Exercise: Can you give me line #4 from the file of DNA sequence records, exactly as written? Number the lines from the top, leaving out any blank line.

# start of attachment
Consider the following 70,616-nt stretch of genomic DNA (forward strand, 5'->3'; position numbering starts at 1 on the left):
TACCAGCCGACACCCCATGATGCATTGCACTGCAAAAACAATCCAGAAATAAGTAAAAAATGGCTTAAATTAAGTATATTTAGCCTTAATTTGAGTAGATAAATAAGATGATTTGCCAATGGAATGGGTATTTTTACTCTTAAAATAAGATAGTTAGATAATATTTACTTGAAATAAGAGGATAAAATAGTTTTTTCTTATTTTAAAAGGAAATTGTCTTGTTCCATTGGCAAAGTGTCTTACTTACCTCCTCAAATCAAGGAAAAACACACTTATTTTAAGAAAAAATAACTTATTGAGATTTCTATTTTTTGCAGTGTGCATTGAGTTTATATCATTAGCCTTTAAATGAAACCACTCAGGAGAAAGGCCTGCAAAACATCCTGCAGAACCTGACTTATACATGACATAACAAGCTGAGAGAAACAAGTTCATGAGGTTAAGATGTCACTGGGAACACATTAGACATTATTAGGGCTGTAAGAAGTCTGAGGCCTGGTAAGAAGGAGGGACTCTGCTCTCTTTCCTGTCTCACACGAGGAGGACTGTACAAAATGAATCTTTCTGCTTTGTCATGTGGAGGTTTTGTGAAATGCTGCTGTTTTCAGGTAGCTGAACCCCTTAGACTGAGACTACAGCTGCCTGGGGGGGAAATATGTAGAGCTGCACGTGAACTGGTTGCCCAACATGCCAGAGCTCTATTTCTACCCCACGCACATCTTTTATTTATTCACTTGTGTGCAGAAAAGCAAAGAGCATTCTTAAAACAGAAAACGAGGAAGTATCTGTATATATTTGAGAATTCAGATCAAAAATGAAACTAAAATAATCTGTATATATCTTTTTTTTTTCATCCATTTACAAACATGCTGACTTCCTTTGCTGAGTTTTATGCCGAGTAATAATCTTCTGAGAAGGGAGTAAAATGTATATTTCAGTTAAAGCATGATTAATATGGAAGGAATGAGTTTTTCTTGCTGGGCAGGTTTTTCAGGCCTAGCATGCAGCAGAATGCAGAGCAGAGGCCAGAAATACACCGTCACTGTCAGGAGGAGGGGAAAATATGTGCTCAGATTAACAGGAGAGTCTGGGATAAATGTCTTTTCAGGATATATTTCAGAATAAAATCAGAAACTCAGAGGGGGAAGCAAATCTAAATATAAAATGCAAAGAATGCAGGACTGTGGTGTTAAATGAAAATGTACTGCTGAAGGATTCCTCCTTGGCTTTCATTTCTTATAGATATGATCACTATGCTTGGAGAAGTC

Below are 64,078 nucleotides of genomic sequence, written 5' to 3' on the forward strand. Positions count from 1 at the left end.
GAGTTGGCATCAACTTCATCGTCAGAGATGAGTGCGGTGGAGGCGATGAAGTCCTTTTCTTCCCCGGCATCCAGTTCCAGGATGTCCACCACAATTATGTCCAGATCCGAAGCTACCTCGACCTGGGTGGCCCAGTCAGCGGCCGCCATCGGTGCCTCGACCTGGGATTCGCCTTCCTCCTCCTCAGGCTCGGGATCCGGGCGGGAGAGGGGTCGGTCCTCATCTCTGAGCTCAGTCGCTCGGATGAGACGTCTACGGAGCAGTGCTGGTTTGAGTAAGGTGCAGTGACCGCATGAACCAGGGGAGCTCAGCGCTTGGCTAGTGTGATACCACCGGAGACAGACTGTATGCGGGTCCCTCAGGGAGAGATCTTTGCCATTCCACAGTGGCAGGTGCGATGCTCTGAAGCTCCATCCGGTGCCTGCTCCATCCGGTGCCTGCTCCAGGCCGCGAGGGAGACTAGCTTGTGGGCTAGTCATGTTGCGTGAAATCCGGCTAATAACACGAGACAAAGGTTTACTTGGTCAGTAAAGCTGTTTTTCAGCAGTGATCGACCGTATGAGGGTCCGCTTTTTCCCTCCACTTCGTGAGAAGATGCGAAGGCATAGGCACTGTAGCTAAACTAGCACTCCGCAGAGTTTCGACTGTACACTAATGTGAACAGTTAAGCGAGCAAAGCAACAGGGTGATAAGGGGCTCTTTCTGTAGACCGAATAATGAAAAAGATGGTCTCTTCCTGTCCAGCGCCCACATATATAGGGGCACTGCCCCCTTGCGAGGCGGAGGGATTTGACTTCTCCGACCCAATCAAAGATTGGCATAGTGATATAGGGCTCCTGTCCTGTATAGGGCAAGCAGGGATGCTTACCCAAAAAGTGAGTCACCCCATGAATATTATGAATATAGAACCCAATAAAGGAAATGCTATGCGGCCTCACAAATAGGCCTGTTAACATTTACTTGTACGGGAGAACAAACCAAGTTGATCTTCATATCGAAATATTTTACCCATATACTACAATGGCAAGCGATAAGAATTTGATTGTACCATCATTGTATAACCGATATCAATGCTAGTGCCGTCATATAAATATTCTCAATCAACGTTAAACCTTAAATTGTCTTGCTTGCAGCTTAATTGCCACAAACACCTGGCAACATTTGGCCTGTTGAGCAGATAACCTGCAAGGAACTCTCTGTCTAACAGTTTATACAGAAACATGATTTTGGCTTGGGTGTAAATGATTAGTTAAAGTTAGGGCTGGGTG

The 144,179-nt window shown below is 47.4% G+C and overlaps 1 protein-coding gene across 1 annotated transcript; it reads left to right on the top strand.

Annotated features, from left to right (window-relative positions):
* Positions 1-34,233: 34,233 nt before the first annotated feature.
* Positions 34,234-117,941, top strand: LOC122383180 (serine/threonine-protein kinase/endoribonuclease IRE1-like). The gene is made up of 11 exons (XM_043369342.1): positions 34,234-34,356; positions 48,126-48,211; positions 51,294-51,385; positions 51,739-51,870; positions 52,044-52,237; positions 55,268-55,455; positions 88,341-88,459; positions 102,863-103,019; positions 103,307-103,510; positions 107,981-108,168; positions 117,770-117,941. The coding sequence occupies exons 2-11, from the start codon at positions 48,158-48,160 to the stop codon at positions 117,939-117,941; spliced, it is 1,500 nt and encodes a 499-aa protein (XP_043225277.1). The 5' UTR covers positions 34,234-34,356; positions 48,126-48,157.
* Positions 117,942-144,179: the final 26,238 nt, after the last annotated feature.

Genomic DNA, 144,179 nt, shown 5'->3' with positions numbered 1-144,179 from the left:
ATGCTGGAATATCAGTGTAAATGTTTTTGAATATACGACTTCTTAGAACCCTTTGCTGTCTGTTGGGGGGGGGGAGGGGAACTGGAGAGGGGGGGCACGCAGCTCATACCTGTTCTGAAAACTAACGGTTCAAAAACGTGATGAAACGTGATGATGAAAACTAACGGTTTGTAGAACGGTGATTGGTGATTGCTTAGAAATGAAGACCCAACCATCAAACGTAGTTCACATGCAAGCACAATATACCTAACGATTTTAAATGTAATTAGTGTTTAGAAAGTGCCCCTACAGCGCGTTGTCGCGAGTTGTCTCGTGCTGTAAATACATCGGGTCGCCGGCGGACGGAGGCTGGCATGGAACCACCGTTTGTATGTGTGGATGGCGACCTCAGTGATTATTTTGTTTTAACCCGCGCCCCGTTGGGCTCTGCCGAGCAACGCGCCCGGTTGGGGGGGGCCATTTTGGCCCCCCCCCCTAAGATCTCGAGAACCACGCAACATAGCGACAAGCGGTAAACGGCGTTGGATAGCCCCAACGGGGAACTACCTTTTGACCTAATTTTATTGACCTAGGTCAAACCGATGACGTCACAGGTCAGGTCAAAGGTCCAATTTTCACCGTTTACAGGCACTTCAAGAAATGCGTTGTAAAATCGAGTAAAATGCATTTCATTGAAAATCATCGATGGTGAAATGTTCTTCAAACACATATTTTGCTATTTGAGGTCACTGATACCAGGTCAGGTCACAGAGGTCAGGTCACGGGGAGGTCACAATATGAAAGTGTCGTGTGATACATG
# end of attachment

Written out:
GAGTTGGCATCAACTTCATCGTCAGAGATGAGTGCGGTGGAGGCGATGAAGTCCTTTTCTTCCCCGGCATCCAGTTCCAGGATGTCCACCACAATTATGTCCAGATCCGAAGCTACCTCGACCTGGGTGGCCCAGTCAGCGGCCGCCATCGGTGCCTCGACCTGGGATTCGCCTTCCTCCTCCTCAGGCTCGGGATCCGGGCGGGAGAGGGGTCGGTCCTCATCTCTGAGCTCAGTCGCTCGGATGAGACGTCTACGGAGCAGTGCTGGTTTGAGTAAGGTGCAGTGACCGCATGAACCAGGGGAGCTCAGCGCTTGGCTAGTGTGATACCACCGGAGACAGACTGTATGCGGGTCCCTCAGGGAGAGATCTTTGCCATTCCACAGTGGCAGGTGCGATGCTCTGAAGCTCCATCCGGTGCCTGCTCCATCCGGTGCCTGCTCCAGGCCGCGAGGGAGACTAGCTTGTGGGCTAGTCATGTTGCGTGAAATCCGGCTAATAACACGAGACAAAGGTTTACTTGGTCAGTAAAGCTGTTTTTCAGCAGTGATCGACCGTATGAGGGTCCGCTTTTTCCCTCCACTTCGTGAGAAGATGCGAAGGCATAGGCACTGTAGCTAAACTAGCACTCCGCAGAGTTTCGACTGTACACTAATGTGAACAGTTAAGCGAGCAAAGCAACAGGGTGATAAGGGGCTCTTTCTGTAGACCGAATAATGAAAAAGATGGTCTCTTCCTGTCCAGCGCCCACATATATAGGGGCACTGCCCCCTTGCGAGGCGGAGGGATTTGACTTCTCCGACCCAATCAAAGATTGGCATAGTGATATAGGGCTCCTGTCCTGTATAGGGCAAGCAGGGATGCTTACCCAAAAAGTGAGTCACCCCATGAATATTATGAATATAGAACCCAATAAAGGAAATGCTATGCGGCCTCACAAATAGGCCTGTTAACATTTACTTGTACGGGAGAACAAACCAAGTTGATCTTCATATCGAAATATTTTACCCATATACTACAATGGCAAGCGATAAGAATTTGATTGTACCATCATTGTATAACCGATATCAATGCTAGTGCCGTCATATAAATATTCTCAATCAACGTTAAACCTTAAATTGTCTTGCTTGCAGCTTAATTGCCACAAACACCTGGCAACATTTGGCCTGTTGAGCAGATAACCTGCAAGGAACTCTCTGTCTAACAGTTTATACAGAAACATGATTTTGGCTTGGGTGTAAATGATTAGTTAAAGTTAGGGCTGGGTG